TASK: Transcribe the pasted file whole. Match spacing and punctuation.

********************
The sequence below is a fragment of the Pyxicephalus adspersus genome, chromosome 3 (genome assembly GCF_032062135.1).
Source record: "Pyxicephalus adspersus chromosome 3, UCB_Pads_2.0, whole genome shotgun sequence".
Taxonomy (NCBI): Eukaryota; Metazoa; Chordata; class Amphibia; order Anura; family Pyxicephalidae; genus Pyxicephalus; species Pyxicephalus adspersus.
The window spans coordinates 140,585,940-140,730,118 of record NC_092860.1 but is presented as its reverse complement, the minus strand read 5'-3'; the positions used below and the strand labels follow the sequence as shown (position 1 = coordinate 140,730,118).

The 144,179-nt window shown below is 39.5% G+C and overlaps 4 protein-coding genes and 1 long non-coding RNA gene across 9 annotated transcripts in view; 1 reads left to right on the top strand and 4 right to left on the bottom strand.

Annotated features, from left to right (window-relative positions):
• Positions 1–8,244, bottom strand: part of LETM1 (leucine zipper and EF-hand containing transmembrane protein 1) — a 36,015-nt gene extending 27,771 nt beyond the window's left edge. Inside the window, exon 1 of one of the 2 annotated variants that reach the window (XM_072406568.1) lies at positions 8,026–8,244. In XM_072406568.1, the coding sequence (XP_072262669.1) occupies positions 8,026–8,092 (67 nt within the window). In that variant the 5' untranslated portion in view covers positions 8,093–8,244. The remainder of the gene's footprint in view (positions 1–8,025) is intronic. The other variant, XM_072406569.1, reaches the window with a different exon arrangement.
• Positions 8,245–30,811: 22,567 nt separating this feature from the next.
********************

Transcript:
The sequence below is a fragment of the Pyxicephalus adspersus genome, chromosome 3 (genome assembly GCF_032062135.1).
Source record: "Pyxicephalus adspersus chromosome 3, UCB_Pads_2.0, whole genome shotgun sequence".
Taxonomy (NCBI): Eukaryota; Metazoa; Chordata; class Amphibia; order Anura; family Pyxicephalidae; genus Pyxicephalus; species Pyxicephalus adspersus.
The window spans coordinates 140,585,940-140,730,118 of record NC_092860.1 but is presented as its reverse complement, the minus strand read 5'-3'; the positions used below and the strand labels follow the sequence as shown (position 1 = coordinate 140,730,118).

The 144,179-nt window shown below is 39.5% G+C and overlaps 4 protein-coding genes and 1 long non-coding RNA gene across 9 annotated transcripts in view; 1 reads left to right on the top strand and 4 right to left on the bottom strand.

Annotated features, from left to right (window-relative positions):
• Positions 1–8,244, bottom strand: part of LETM1 (leucine zipper and EF-hand containing transmembrane protein 1) — a 36,015-nt gene extending 27,771 nt beyond the window's left edge. Inside the window, exon 1 of one of the 2 annotated variants that reach the window (XM_072406568.1) lies at positions 8,026–8,244. In XM_072406568.1, the coding sequence (XP_072262669.1) occupies positions 8,026–8,092 (67 nt within the window). In that variant the 5' untranslated portion in view covers positions 8,093–8,244. The remainder of the gene's footprint in view (positions 1–8,025) is intronic. The other variant, XM_072406569.1, reaches the window with a different exon arrangement.
• Positions 8,245–30,811: 22,567 nt separating this feature from the next.